Despite a new Constitution and legislative elections in 1997, in practice citizens still do not have an effective right to change their government. Citizens attempted to exercise this right in presidential elections in 1996. However, the few international observers who were present noted serious problems in the electoral process. Foreign governments criticized the election as not free and fair primarily because of government intimidation and restrictions imposed by the Government on opposition campaign efforts and access to the government-owned media prior to the election.

Government-owned media continued to deny news coverage and other access to opposition politicians, and engaged in a number of other practices that restricted political activity (see Section 2.a.). The Government frequently refused to authorize opposition meetings (see Section 2.b). Decree 89 bans three former political parties and all persons who held the offices of president, vice president, and minister since 1965 from involvement in politics until 2024 (see Section 2.b.). Although Decree 89 apparently is unconstitutional, it has not been challenged in the courts and remained in effect. The severe penalties for violating the decree have inhibited challenge, as most cases would have to be brought by a person who violated the decree. During the year, the Government thwarted an opposition effort to have the National Assembly repeal Decree 89.

In January 1997, the Constitution of the Second Republic came into effect, and citizens chose a new National Assembly in elections whose results were accepted by the opposition. President Jammeh's party, the Alliance for Patriotic Reorientation and Construction (APRC) won 33 of 45 Assembly seats filled by election; 4 members are appointed by the President. Procedural methods are used to restrict debate within the National Assembly.

President Jammeh and his associates frequently made threats against political opponents that significantly inhibited normal political activity. In a speech in July commemorating the 1994 coup, Jammeh stated that those who attempt to destabilize The Gambia would be denied court proceedings and "never see any face on earth" again. In May Jammeh threatened to "chop up" his opponents. He added that those who want The Gambia to go backward would be "buried like dogs" and that those who insult him would "never see the sun." In February he criticized those who "seek refuge behind the curtain of constitutionality." Opposition speakers also occasionally made personal attacks on the President's religious beliefs, ethnic background, and other matters.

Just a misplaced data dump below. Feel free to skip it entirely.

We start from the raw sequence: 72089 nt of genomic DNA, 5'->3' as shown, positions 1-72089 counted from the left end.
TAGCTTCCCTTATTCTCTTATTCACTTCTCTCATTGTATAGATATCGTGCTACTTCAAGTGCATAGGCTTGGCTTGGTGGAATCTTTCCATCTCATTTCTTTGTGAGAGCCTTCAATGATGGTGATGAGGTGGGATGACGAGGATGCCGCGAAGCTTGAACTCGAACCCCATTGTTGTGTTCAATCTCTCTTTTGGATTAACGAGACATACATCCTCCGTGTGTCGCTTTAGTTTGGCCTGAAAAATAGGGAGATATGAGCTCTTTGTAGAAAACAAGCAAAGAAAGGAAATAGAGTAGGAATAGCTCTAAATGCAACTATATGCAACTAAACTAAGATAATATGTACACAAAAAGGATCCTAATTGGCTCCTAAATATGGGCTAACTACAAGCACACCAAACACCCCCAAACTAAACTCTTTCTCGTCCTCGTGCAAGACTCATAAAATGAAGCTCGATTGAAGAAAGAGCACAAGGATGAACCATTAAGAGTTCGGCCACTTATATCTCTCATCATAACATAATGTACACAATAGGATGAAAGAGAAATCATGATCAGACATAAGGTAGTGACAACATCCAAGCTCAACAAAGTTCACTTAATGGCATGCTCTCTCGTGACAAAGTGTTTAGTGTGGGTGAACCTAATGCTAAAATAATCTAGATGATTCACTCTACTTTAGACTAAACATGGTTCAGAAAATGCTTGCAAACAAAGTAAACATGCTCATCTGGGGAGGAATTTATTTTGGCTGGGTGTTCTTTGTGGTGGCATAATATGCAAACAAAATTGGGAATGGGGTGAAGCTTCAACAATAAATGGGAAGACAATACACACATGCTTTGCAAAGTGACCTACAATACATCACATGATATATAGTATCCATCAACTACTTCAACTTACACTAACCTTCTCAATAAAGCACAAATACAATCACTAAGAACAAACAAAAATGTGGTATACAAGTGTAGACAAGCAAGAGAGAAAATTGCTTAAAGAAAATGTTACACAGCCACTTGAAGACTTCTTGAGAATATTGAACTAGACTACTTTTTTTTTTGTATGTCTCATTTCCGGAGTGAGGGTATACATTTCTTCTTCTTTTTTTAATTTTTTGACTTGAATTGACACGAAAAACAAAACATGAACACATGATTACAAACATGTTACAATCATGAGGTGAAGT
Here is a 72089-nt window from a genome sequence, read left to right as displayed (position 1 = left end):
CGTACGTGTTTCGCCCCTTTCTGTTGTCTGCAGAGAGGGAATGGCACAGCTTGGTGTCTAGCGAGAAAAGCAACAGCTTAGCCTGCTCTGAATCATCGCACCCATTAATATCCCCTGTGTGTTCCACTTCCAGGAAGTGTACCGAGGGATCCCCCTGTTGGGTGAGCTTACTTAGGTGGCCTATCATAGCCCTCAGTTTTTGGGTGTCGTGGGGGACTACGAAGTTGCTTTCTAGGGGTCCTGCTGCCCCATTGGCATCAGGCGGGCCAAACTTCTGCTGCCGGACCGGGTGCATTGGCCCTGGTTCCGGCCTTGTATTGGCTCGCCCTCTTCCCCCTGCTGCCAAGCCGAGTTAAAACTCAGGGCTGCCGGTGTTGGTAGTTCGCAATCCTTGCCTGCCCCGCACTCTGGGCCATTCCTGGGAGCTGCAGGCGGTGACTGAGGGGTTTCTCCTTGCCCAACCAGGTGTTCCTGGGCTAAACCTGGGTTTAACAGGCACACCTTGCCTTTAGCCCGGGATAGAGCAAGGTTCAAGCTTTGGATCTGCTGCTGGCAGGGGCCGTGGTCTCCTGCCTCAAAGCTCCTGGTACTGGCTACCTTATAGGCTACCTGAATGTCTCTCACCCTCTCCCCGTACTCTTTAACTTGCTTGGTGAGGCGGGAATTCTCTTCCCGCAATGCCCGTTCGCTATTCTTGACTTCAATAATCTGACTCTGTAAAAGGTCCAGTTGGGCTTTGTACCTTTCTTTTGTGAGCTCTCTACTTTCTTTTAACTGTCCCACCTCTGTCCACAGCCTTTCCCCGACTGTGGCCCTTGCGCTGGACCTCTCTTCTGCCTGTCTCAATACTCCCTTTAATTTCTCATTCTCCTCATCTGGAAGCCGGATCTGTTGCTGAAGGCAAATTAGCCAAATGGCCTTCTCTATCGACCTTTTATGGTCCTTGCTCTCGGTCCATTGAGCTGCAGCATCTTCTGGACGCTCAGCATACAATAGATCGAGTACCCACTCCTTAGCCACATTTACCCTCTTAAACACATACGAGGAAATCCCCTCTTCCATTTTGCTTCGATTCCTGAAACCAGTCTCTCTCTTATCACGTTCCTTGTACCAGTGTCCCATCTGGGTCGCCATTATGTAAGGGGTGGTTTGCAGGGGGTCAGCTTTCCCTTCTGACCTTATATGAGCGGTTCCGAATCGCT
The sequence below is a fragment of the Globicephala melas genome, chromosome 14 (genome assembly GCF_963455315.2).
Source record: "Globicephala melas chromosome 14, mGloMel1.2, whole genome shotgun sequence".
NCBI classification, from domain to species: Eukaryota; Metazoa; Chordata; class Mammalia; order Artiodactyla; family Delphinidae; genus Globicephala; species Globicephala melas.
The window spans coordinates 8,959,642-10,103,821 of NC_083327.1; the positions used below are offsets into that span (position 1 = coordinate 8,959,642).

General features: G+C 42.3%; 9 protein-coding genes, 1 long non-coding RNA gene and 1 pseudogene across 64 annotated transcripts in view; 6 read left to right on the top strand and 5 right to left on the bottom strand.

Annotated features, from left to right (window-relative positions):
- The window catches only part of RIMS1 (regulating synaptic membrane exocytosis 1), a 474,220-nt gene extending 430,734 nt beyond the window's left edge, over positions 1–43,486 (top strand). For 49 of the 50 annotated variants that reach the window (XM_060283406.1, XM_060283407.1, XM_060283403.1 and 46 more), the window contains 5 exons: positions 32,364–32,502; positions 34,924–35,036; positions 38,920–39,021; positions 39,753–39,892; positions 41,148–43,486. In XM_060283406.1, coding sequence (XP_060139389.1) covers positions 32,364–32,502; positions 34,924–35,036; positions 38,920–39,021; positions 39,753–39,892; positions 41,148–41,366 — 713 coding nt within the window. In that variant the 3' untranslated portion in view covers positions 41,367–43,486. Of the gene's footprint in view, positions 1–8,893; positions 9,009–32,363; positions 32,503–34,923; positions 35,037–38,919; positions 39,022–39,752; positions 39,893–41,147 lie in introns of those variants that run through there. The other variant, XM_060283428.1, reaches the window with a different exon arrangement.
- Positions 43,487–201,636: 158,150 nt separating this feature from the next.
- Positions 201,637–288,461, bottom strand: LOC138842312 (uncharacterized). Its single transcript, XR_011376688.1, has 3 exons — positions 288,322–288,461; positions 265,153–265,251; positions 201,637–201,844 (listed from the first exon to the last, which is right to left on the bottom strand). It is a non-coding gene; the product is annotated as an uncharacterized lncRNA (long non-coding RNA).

The Constitution provides for the democratic election of the President every 5 years. National Assembly elections are held 3 months after the presidential elections. Presidential elections are scheduled for 2001. Local elections originally scheduled for 1998 were postponed until 1999.

There are no obstacles to the participation of women in government; however, they are underrepresented. Only 1 of 45 members of the National Assembly is a woman; however, the Vice President (who is also Minister of Health) is a woman and 3 other ministers in the Cabinet are women.

Section 4 Governmental Attitude Regarding International and Nongovernmental Investigation of Alleged Violations of Human Rights

There are several organizations whose mandates provide for human rights monitoring. The AFPRC's Decree 81 of 1996 requires nongovernmental organizations to register with a National Advisory Council, which has the authority to deny, suspend, or cancel any NGO's right to operate (including that of international NGO's). However, the Government did not take action against any NGO's during the year.

There are three major organizations whose primary mandate is the promotion of human rights--the International Society for Human Rights (ISHRA), the African Center for Democracy and Human Rights Studies (ACDHRS), and the Institute for Human Rights and Development (IHRD). Both the ISHRA and the ACDHRS have conducted training in democratic rights and civic education. The IHRD is a new organization and focuses principally on the operations of the African Commission on Human and Peoples' Rights, an organ of the Organization of African Unity based in Banjul.

Section 5 Discrimination Based on Race, Sex, Religion, Disability, Language, or Social Status

The Constitution prohibits discrimination based on race, sex, religion, disability, language, or social status. The Government generally respects these prohibitions.


Domestic violence, including abuse, occasionally is reported, and its occurrence is believed to be fairly common. Police tend to consider these incidents to be domestic issues normally outside their ordinary jurisdiction.

Shari'a law usually is applied in divorce and inheritance. Marriages often are arranged, and polygyny is practiced. Women normally receive a lower proportion of assets distributed through inheritance than do male relatives.

Employment in the formal sector is open to women at the same salary rates as men. No statutory discrimination exists in other kinds of employment, although women generally are employed in endeavors such as food vending or subsistence farming.